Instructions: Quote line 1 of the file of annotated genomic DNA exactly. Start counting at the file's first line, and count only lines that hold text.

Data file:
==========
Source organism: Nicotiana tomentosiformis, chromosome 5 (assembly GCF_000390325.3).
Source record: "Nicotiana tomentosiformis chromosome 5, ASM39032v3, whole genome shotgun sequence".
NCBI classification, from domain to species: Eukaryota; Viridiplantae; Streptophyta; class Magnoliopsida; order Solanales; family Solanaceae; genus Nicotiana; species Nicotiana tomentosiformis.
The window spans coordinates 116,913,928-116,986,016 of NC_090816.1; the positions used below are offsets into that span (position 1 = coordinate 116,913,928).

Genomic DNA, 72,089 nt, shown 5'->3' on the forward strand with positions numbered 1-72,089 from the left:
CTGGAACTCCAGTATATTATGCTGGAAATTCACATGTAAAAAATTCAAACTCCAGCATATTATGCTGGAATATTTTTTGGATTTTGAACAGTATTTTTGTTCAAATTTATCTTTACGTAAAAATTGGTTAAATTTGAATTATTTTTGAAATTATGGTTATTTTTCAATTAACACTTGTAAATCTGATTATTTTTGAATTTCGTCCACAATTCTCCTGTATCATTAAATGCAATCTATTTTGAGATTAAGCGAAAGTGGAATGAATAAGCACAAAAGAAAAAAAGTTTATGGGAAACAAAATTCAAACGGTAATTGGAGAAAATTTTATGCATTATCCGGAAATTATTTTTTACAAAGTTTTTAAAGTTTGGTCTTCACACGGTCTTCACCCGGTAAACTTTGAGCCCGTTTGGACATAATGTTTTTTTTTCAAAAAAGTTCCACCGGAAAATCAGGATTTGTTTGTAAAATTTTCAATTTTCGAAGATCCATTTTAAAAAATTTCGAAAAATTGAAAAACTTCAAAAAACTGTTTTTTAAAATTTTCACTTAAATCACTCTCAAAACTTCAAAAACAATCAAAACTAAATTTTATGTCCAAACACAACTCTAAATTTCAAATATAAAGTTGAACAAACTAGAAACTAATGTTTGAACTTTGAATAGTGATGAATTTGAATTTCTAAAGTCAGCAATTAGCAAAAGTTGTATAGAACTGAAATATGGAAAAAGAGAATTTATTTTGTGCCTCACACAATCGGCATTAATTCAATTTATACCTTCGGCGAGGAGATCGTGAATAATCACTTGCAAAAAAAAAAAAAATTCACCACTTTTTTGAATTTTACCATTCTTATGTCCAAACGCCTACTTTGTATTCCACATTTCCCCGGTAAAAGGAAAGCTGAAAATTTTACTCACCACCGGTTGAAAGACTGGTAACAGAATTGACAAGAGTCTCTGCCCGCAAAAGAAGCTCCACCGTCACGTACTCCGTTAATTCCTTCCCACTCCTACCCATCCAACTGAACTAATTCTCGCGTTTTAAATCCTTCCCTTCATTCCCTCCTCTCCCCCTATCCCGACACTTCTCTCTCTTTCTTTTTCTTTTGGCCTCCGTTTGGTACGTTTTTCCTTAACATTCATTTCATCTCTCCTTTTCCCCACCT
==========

Source organism: Nicotiana tomentosiformis, chromosome 5 (assembly GCF_000390325.3).